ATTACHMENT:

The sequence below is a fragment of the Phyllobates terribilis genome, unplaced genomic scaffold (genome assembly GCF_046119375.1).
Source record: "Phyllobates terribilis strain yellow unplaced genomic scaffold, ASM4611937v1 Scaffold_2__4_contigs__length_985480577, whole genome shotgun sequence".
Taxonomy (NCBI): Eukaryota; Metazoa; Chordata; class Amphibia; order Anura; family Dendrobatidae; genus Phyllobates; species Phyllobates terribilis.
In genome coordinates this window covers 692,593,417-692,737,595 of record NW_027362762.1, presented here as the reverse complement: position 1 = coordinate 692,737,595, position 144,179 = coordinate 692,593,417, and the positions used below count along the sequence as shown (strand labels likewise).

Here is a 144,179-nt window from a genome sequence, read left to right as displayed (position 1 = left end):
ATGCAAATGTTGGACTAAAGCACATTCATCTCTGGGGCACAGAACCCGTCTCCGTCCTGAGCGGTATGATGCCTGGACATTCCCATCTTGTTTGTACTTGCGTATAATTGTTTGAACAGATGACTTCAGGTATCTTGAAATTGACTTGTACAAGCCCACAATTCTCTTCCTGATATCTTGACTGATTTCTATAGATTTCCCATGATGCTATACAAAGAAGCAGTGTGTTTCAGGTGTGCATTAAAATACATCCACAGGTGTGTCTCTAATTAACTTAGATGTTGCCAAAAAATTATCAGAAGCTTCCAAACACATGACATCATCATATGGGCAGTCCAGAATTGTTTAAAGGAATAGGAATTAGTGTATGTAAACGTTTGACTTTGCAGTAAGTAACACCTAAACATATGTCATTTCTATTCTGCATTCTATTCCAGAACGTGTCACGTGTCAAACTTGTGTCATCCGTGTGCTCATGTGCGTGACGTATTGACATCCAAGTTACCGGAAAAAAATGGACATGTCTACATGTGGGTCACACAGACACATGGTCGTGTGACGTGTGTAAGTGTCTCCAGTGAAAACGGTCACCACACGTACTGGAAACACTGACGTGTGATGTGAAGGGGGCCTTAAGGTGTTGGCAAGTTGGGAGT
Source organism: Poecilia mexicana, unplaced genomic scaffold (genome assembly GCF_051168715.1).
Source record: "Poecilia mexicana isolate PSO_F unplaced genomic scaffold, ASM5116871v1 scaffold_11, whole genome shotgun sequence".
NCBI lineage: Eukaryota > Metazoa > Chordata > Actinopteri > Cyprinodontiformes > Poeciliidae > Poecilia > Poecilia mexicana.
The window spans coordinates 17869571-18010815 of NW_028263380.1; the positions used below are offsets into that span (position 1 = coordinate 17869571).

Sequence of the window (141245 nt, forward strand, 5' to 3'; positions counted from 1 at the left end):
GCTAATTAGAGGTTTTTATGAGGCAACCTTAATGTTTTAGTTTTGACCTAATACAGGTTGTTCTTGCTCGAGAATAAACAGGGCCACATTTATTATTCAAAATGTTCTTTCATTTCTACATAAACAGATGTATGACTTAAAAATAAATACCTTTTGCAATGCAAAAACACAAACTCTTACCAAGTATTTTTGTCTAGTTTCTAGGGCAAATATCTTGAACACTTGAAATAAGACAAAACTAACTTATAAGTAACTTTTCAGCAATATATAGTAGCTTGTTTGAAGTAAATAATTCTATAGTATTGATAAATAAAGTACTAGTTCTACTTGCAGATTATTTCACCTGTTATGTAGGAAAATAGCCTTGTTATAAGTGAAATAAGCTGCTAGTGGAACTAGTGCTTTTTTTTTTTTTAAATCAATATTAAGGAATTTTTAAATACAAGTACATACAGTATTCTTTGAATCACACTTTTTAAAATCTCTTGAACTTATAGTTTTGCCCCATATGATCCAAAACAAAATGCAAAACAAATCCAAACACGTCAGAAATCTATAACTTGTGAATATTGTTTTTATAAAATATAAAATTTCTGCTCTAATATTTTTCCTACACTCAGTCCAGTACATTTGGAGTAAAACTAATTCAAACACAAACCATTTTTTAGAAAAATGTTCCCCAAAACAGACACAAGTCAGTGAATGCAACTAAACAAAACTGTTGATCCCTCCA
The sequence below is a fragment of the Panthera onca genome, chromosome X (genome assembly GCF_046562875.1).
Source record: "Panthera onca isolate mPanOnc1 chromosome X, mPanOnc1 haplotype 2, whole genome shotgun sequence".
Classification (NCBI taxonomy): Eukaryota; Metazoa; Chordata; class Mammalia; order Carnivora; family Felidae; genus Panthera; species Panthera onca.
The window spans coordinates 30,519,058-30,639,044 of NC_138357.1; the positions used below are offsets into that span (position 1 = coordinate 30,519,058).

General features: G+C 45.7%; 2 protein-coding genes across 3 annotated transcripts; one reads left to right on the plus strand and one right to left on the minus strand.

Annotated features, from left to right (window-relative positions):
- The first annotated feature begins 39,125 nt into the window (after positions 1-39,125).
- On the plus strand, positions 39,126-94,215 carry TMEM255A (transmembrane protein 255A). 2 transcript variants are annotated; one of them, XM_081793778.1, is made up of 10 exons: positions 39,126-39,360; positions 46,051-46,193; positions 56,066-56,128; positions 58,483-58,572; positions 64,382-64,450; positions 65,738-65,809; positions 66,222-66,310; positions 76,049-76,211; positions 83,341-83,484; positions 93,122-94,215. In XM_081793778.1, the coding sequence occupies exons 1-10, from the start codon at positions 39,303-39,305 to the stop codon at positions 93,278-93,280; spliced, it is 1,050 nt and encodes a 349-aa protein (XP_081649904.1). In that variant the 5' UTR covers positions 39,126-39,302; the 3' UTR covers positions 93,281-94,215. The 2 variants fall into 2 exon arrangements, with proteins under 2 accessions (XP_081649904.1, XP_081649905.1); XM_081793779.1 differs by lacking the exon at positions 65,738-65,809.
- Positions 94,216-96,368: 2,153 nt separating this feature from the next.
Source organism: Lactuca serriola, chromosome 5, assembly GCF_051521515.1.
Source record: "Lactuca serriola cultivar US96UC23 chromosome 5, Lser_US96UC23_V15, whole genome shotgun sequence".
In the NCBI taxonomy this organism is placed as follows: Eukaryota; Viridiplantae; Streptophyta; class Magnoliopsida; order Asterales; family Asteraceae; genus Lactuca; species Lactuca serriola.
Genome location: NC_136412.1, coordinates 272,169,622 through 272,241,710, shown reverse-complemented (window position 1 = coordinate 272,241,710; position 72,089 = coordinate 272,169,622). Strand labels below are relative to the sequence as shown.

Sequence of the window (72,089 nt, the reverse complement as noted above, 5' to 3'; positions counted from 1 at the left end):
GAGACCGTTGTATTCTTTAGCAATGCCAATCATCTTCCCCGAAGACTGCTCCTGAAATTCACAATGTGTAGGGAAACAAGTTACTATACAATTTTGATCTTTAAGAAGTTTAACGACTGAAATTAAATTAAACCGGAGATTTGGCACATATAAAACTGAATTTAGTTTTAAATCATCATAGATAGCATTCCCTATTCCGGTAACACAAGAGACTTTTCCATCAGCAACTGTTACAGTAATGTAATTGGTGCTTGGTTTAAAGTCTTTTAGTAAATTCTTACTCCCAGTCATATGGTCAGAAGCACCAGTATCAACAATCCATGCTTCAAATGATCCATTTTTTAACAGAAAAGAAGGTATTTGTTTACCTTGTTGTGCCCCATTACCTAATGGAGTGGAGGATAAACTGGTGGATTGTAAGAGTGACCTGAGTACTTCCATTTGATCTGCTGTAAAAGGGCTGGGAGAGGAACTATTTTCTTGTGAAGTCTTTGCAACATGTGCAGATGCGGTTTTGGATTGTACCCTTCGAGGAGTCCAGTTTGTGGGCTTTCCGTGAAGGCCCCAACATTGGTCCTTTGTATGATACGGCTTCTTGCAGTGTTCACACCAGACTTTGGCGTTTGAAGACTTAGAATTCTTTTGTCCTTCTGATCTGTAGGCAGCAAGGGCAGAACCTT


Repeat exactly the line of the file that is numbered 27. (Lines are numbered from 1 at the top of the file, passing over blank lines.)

GAGACCGTTGTATTCTTTAGCAATGCCAATCATCTTCCCCGAAGACTGCTCCTGAAATTCACAATGTGTAGGGAAACAAGTTACTATACAATTTTGATCTTTAAGAAGTTTAACGACTGAAATTAAATTAAACCGGAGATTTGGCACATATAAAACTGAATTTAGTTTTAAATCATCATAGATAGCATTCCCTATTCCGGTAACACAAGAGACTTTTCCATCAGCAACTGTTACAGTAATGTAATTGGTGCTTGGTTTAAAGTCTTTTAGTAAATTCTTACTCCCAGTCATATGGTCAGAAGCACCAGTATCAACAATCCATGCTTCAAATGATCCATTTTTTAACAGAAAAGAAGGTATTTGTTTACCTTGTTGTGCCCCATTACCTAATGGAGTGGAGGATAAACTGGTGGATTGTAAGAGTGACCTGAGTACTTCCATTTGATCTGCTGTAAAAGGGCTGGGAGAGGAACTATTTTCTTGTGAAGTCTTTGCAACATGTGCAGATGCGGTTTTGGATTGTACCCTTCGAGGAGTCCAGTTTGTGGGCTTTCCGTGAAGGCCCCAACATTGGTCCTTTGTATGATACGGCTTCTTGCAGTGTTCACACCAGACTTTGGCGTTTGAAGACTTAGAATTCTTTTGTCCTTCTGATCTGTAGGCAGCAAGGGCAGAACCTT